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#404251
I have flown! Yow, it was awesome and I'm chomping at the bit for more. Next month I'm going to try a weekender, then work toward my H1 and H2 at Lookout Mountain, Georgia. But I need to get in better shape. I more of a runner, less other stuff, so I'm weaker in my upper body. So any recommendations? I was thinking yoga combined with upper body weights? Any ideas or recommendations, or websites, videos, etc...

Thanks!
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#404252
Congrat's! Don't go overboard. Time in the harness, building skills and muscle memory will slowly make it all easier to
ground handle and fly. Yoga and upper body work will not hurt you. Work on your wind and weather skill set more than anything. You look as fit as any pilot I've seen and youth goes a long way. Enjoy and keep us posted. There are very few women that hang glide...be as unique as you are and, always the student...

8)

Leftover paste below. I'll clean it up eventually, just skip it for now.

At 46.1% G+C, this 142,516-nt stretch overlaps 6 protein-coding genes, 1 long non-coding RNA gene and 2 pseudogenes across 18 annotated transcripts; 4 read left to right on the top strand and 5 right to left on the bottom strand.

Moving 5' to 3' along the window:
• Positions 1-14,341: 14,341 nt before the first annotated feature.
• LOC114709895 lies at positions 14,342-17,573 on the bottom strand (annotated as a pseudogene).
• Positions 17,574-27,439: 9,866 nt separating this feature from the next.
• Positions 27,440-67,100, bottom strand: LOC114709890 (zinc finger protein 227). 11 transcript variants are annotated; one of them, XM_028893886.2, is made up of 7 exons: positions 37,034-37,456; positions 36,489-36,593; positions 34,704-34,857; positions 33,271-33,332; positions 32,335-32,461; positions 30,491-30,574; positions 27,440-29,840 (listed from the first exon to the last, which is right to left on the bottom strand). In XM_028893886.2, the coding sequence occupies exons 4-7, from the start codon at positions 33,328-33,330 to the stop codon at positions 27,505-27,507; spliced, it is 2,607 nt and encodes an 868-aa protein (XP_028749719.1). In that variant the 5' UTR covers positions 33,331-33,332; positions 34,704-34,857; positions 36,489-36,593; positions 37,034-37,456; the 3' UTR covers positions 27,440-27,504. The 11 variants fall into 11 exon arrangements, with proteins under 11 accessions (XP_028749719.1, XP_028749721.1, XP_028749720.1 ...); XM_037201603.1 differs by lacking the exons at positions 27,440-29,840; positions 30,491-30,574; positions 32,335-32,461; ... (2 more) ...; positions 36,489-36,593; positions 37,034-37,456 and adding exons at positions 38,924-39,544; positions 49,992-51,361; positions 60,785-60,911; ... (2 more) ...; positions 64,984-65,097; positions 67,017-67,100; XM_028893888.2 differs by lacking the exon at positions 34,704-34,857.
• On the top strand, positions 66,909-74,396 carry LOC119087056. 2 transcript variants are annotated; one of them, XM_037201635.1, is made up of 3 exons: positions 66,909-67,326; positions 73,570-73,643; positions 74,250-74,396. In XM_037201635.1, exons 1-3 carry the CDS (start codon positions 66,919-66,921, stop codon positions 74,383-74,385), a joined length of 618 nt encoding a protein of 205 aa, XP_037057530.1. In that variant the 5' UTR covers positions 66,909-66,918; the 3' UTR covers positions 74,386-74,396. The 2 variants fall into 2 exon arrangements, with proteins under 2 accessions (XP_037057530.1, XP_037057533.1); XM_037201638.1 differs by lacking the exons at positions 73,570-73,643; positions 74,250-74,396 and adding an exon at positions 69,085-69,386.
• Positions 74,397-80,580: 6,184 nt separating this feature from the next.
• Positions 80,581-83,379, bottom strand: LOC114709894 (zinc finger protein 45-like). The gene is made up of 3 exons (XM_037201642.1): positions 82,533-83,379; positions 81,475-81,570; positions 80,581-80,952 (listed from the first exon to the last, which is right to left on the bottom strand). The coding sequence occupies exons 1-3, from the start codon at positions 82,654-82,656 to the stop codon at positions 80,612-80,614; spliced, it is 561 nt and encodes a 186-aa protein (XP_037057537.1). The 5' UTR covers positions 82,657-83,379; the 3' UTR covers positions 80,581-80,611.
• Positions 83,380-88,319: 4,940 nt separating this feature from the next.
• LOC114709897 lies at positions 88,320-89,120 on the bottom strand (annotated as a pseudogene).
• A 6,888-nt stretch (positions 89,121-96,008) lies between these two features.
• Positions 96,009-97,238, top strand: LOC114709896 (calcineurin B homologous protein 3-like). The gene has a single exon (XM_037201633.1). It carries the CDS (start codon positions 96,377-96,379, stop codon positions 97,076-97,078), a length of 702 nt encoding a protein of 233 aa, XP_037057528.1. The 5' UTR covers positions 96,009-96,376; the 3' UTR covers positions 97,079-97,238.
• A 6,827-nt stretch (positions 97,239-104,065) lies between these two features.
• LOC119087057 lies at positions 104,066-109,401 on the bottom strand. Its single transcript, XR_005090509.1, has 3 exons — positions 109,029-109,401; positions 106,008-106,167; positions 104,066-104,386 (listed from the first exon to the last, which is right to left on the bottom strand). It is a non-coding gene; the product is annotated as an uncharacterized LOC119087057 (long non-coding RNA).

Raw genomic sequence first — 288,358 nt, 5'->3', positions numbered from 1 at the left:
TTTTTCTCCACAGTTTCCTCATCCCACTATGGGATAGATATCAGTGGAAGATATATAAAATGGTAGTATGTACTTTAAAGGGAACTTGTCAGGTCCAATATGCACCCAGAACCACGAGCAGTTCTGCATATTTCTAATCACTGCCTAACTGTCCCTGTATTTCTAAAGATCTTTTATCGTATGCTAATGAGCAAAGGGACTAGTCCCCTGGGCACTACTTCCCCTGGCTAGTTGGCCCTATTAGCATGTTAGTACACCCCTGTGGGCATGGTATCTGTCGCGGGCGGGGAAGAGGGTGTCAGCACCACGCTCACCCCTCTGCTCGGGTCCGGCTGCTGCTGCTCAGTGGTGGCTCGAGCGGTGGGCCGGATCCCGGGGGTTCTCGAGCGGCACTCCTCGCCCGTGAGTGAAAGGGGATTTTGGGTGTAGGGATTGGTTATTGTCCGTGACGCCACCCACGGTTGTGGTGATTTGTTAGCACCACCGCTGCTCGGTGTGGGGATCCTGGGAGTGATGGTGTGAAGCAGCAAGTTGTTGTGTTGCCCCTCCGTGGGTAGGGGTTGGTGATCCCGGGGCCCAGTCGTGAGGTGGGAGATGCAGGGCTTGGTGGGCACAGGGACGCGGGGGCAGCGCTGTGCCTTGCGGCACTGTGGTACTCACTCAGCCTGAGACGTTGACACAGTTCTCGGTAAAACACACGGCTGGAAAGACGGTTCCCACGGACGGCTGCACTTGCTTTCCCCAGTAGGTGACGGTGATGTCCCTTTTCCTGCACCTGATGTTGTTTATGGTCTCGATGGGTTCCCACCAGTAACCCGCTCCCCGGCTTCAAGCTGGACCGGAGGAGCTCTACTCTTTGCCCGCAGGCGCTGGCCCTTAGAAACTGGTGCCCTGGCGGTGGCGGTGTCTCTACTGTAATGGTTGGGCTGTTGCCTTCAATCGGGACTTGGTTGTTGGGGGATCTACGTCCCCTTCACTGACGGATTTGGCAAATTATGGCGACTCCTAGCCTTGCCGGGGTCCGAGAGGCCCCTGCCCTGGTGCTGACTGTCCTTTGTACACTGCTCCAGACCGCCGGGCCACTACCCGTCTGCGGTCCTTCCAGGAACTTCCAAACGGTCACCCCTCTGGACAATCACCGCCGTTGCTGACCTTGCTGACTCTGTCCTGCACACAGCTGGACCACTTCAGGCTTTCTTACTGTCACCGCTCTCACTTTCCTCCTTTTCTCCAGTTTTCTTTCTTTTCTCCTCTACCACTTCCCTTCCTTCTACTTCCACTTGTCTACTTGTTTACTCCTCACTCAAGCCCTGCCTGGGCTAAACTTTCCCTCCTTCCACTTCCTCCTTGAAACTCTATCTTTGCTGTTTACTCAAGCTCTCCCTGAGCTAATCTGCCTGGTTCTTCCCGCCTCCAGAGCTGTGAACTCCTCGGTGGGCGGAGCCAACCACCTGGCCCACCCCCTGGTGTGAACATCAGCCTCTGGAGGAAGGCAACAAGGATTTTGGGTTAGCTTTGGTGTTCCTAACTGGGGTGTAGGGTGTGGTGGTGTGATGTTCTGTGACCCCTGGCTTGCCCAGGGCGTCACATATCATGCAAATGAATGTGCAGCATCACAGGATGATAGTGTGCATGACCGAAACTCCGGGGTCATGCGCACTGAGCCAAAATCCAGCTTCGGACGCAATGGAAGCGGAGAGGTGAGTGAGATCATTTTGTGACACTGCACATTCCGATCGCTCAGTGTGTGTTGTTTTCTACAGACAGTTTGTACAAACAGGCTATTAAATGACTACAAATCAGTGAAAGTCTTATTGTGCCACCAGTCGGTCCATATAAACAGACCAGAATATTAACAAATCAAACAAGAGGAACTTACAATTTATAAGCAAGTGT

#404253
Mombomb wrote:
Mon Aug 06, 2018 12:42 pm
I have flown! Yow, it was awesome and I'm chomping at the bit for more. Next month I'm going to try a weekender, then work toward my H1 and H2 at Lookout Mountain, Georgia. But I need to get in better shape. I more of a runner, less other stuff, so I'm weaker in my upper body. So any recommendations? I was thinking yoga combined with upper body weights? Any ideas or recommendations, or websites, videos, etc...

Thanks!
Hey, good for you! Awesome!
Because you're a runner, you have a leg-up on most students. I'd practice some up-hill sprints if you don't already just to build some extra fast-twitchies. Good idea to ensure your ankles and quads are strong as well by doing some weight training if you're not sure about your ultimate tensile strength.

Upper body strength? Eh. It wouldn't hurt, but it's really all about finesse. If you have a good understanding of the principals, you shouldn't need a lot extra upper-body strength, but more never hurts.